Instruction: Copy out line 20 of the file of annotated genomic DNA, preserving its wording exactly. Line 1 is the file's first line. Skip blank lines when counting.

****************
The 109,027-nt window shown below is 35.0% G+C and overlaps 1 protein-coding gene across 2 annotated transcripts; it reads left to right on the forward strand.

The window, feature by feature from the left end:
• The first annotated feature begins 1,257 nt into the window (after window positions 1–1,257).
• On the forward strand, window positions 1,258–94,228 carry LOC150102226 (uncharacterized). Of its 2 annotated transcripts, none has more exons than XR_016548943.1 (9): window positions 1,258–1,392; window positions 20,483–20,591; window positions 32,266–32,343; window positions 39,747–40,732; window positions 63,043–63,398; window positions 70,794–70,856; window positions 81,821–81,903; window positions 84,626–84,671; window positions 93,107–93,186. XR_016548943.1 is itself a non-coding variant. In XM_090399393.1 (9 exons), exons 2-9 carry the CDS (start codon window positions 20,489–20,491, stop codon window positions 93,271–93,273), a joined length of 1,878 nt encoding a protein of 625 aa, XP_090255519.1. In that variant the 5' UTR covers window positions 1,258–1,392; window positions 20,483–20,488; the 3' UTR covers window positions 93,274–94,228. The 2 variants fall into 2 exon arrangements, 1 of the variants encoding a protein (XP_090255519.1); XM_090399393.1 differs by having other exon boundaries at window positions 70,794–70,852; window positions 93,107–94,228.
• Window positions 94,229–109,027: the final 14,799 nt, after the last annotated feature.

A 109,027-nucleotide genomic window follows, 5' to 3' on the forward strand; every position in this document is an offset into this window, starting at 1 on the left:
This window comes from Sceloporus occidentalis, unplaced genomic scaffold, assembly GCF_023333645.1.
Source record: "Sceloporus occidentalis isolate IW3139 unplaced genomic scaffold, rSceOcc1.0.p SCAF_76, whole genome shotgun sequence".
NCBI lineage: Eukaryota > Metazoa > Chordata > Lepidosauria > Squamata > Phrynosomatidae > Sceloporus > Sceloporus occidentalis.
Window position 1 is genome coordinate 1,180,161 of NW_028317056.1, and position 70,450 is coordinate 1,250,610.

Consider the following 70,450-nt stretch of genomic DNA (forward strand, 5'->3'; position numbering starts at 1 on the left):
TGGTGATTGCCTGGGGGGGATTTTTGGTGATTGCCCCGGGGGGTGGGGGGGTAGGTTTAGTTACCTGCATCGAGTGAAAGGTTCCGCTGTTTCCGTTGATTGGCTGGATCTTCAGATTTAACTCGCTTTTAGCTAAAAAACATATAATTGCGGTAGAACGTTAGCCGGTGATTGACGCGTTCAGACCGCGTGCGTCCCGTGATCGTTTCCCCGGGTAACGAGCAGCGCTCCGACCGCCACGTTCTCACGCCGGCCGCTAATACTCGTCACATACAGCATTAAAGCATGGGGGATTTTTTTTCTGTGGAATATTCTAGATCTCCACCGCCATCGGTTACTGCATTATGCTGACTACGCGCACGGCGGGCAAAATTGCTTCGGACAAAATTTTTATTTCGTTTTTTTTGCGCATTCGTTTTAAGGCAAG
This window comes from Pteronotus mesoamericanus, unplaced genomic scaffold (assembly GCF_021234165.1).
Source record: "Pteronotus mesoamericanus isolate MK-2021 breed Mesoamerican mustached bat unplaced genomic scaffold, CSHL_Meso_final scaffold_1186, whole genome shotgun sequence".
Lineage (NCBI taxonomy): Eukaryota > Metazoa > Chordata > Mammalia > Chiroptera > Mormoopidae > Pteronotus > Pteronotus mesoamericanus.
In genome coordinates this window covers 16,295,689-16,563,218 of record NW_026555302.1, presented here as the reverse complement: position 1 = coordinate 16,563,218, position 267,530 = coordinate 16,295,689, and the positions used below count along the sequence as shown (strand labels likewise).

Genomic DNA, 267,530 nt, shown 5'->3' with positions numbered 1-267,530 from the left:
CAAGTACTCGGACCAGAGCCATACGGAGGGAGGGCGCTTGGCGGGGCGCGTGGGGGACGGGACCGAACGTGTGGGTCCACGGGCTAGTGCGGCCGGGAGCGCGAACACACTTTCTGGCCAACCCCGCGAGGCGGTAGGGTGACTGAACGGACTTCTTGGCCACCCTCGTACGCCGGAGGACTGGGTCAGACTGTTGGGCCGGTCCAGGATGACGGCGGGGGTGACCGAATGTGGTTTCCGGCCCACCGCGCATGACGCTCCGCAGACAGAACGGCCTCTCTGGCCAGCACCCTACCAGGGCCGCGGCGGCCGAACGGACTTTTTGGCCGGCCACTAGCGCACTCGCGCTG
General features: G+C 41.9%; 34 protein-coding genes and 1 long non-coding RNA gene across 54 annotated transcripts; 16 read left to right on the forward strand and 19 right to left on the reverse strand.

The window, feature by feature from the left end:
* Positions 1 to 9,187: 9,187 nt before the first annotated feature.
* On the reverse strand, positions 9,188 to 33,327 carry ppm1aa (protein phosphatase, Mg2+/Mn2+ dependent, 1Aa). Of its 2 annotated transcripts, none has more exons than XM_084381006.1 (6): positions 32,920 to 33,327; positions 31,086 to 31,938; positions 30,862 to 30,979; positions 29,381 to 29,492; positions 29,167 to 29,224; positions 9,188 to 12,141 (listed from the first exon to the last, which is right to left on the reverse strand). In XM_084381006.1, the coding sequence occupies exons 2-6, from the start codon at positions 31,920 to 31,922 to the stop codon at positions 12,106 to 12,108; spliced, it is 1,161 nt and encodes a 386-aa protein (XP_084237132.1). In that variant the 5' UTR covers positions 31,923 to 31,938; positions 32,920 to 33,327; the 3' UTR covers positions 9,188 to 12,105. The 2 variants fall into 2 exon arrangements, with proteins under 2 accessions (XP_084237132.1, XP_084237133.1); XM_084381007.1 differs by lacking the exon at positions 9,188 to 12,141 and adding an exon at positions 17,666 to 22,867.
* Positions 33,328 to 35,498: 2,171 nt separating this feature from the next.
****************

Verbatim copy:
The window, feature by feature from the left end: